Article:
Life for Ruth (1962)

vt Walk in the Shadow
UK / 88 minutes / bw / Saracen, Allied Film Makers, Rank Dir: Basil Dearden Pr: Michael Relph Scr: Janet Green, James McCormick Cine: Otto Heller Cast: Michael Craig, Patrick McGoohan, Janet Munro, Paul Rogers, Malcolm Keen, Megs Jenkins, Michael Bryant, Leslie Sands, Norman Wooland, John Barrie, Walter Hudd, Michael Aldridge, Basil Dignam, Maureen Pryor, Kenneth J. Warren, Ellen McIntosh, Frank Finlay, John Welsh, Maurice Colbourne, Freddy Ramsay, Lynn Taylor.

When little Ruth Harris (Taylor) is badly injured in a seaside accident, the hospital’s Dr. Jim Brown (McGoohan) tells the eight-year-old’s parents, John (Craig) and Pat (Munro), that she’ll die if she doesn’t have a blood transfusion. Harris, a devoted member of a fundamentalist sect, refuses to let her have one:

Jim: “Religion? What’s religion got to do with it? A transfusion will save her life!”
Harris: “It will deny her everlasting life.”

Sacrificed on the rock of her father’s narcissism, Ruth dies. Jim considers Harris a murderer, and Pat, who’s pretended to share Harris’s beliefs for the sake of her love for him, comes to a similar view. Likewise her parents, Ken (Barrie) and Mrs. Gordon (Jenkins). In fact, just about the only person who believes Harris did the right thing is his father (Keen), also a member of the sect.

Janet Munro as Pat Harris and Michael Craig as her husband John.

Michael Aldridge as Dr. Richard Harvard (left) and Patrick McGoohan as Dr. Jim Brown.

But the cops, in the form of Superintendent Finlay (Warren), aren’t prepared to do anything about it, even though Jim Continue reading

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Paper Orchid (1949)

UK / 85 minutes / bw / Ganesh, Columbia Dir: Roy Baker (i.e., Roy Ward Baker) Pr: John R. Sloan Scr: Val Guest, Arthur La Bern Story: Paper Orchid (1948) by Arthur La Bern Cine: Basil Emmott Cast: Hugh Williams, Hy Hazell, Garry Marsh, Sidney James, Ivor Barnard, Andrew Cruickshank, Walter Hudd, Ella Retford, Hughie Green, Vida Hope, Frederick Leister, Vernon Greeves, Patricia Owens, Rolf Lefebvre, Ray Ellington Quartet.

 

Paper Orchid - 0a other opener

Stella Mason (Hazell), whose journalistic credentials are that she’s the daughter of the editor of a provincial newspaper, the Littlehampton Trumpet, bluffs her way into a job at the Daily National on the pretext that she once saw the National’s proprietor, Lord Croup, in Littlehampton with a floozie. Her tale should have gotten her booted out of the National’s offices but, at her interview with widowered Chief Editor Frank “Mac” McSweeney (Williams), it’s evident that she’s caught his eye:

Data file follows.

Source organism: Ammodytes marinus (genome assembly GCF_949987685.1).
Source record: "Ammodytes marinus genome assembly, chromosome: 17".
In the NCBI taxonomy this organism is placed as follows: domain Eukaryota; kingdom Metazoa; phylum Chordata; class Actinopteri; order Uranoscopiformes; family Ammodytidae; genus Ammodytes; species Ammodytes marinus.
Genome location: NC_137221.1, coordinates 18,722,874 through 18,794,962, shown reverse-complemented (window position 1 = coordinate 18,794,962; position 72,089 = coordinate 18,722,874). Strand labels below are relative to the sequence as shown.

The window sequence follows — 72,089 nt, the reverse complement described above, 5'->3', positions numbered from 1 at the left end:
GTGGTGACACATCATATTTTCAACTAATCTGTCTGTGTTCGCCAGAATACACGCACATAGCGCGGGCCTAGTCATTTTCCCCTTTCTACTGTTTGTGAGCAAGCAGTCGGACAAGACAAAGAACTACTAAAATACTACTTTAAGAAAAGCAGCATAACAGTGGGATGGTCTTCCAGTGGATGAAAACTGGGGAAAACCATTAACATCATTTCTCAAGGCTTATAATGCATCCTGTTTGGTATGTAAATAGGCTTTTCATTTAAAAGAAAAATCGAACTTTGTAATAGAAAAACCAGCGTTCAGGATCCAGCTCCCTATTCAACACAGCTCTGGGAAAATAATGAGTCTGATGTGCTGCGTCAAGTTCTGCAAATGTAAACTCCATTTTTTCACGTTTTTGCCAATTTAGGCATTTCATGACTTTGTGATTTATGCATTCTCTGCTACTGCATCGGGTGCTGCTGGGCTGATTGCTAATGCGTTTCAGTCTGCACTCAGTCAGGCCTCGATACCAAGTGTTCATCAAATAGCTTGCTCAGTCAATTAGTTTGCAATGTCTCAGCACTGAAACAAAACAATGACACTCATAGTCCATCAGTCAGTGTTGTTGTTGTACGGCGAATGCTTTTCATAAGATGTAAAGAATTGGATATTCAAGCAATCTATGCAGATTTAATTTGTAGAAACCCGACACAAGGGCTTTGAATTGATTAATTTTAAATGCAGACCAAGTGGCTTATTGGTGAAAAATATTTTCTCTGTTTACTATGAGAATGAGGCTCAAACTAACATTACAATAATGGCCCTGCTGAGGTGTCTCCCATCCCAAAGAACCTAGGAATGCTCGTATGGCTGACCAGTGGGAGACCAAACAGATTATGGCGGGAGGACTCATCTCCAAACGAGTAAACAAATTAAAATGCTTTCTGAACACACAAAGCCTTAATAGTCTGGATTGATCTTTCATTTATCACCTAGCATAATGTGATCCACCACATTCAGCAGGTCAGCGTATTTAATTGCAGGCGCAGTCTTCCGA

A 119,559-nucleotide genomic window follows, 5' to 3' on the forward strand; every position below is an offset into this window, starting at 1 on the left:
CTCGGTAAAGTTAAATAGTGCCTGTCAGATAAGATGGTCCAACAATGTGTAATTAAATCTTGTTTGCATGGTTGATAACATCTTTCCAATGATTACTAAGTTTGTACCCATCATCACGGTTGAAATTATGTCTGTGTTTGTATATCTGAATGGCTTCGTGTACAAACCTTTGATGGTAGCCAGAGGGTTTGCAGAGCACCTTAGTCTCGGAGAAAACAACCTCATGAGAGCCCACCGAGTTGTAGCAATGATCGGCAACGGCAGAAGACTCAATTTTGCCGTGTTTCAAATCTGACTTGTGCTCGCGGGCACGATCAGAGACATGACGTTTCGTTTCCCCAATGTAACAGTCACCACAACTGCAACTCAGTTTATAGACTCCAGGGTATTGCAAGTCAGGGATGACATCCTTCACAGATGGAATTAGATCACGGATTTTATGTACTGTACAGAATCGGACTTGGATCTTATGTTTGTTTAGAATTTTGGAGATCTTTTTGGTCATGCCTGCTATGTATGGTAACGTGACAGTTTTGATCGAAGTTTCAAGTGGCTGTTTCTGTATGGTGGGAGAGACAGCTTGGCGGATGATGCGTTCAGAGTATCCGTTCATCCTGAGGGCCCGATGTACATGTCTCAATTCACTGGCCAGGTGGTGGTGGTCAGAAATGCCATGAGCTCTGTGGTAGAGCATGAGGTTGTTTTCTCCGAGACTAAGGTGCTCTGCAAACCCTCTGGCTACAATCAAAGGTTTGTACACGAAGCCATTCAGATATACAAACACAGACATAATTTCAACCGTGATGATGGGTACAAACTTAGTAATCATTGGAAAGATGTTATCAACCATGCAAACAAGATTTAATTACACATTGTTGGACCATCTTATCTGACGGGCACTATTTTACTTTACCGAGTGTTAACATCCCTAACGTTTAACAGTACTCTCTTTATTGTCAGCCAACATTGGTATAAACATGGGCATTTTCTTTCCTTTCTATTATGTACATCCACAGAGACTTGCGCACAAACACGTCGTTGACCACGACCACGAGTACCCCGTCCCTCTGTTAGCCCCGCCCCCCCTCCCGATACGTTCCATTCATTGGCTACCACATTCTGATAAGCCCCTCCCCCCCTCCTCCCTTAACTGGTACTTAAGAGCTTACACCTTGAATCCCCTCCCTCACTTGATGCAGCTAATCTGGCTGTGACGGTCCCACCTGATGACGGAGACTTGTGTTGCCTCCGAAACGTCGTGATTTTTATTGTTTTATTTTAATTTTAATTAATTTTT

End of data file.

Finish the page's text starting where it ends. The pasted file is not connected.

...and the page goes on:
Mac: Tell me, have you had any experience?
Stella: Oh, yes, I’ve had lots of experience.
Mac: Yes, I’m sure you have, but I mean . . . I mean newspaper experience.

Mac takes her on, on probation, for a month, even though he has severe doubts about employing a female journalist: so far as he’s concerned, journalism is a man’s job. The idea that the newspaper industry is infested with this sexist idiocy is reinforced throughout the movie, with even the proprietor’s widow, Lady Croup (Retford), later pronouncing that Continue reading

Case of the Frightened Lady, The (1940)

vt The Frightened Lady; vt The Scarf Murder Mystery

UK / 80 minutes / bw / Pennant, British Lion Dir: George King Pr: S.W. Smith Scr: Edward Dryhurst Story: The Case of the Frightened Lady (1931 play) by Edgar Wallace Cine: Hone Glendinning Cast: Marius Goring, Penelope Dudley Ward, Helen Haye, Felix Aylmer, George Merritt, Ronald Shiner, Patrick Barr, Roy Emerton, George Hayes, John Warwick, Elizabeth Scott, Torin Thatcher.

In a decaying country pile, Mark’s Priory, live the last of the ancient Lebanon lineage, the widowed Lady Lebanon (Haye), her pianist/composer son William “Willie”, Lord Lebanon (Goring), and the latter’s second cousin, Isla Crane (Dudley Ward), who works as Lady Lebanon’s secretary.

There are many peculiarities about the household. For one, the servants are barred from entering the main portion of the house after 8pm, at which time the two sinister footmen Gilder (Emerton) and Brooks (Hayes) take over. For another, the room in which the late Lord Lebanon spent his last years of illness and eventually died is kept permanently locked. A frequent visitor from London is the sinister physician Dr. Lester Charles Amersham (Aylmer), who seems to have some hold over Lady Lebanon and certainly has been extracting large sums of money from her. And someone has just put a bolt on the outside of the bedroom door of Isla Crane—who’s in consequence the (understandably) frightened lady of the title.

The frightened lady . . . with pursuing shadow . . .

Lady Lebanon is urgently intent that her son marry Isla pronto in order to continue the line. Unfortunately for her plans, Continue reading